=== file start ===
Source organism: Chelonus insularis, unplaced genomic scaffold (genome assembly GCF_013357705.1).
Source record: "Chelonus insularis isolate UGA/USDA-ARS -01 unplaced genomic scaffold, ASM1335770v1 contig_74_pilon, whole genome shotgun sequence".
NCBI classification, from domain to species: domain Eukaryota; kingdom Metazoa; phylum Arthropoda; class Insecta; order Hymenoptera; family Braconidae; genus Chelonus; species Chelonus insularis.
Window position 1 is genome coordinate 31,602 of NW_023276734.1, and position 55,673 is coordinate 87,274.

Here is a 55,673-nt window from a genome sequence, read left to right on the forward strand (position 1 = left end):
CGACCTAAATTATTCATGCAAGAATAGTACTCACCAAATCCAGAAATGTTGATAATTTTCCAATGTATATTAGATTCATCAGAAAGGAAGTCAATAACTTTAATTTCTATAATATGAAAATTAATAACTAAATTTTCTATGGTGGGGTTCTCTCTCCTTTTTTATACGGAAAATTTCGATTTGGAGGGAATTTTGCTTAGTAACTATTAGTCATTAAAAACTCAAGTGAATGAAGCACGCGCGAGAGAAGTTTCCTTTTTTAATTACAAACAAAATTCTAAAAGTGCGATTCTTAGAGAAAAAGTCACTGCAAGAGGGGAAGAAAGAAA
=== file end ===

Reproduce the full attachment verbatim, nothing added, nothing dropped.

Source organism: Chelonus insularis, unplaced genomic scaffold (genome assembly GCF_013357705.1).
Source record: "Chelonus insularis isolate UGA/USDA-ARS -01 unplaced genomic scaffold, ASM1335770v1 contig_74_pilon, whole genome shotgun sequence".
NCBI classification, from domain to species: domain Eukaryota; kingdom Metazoa; phylum Arthropoda; class Insecta; order Hymenoptera; family Braconidae; genus Chelonus; species Chelonus insularis.
Window position 1 is genome coordinate 31,602 of NW_023276734.1, and position 55,673 is coordinate 87,274.

Here is a 55,673-nt window from a genome sequence, read left to right on the forward strand (position 1 = left end):
CGACCTAAATTATTCATGCAAGAATAGTACTCACCAAATCCAGAAATGTTGATAATTTTCCAATGTATATTAGATTCATCAGAAAGGAAGTCAATAACTTTAATTTCTATAATATGAAAATTAATAACTAAATTTTCTATGGTGGGGTTCTCTCTCCTTTTTTATACGGAAAATTTCGATTTGGAGGGAATTTTGCTTAGTAACTATTAGTCATTAAAAACTCAAGTGAATGAAGCACGCGCGAGAGAAGTTTCCTTTTTTAATTACAAACAAAATTCTAAAAGTGCGATTCTTAGAGAAAAAGTCACTGCAAGAGGGGAAGAAAGAAA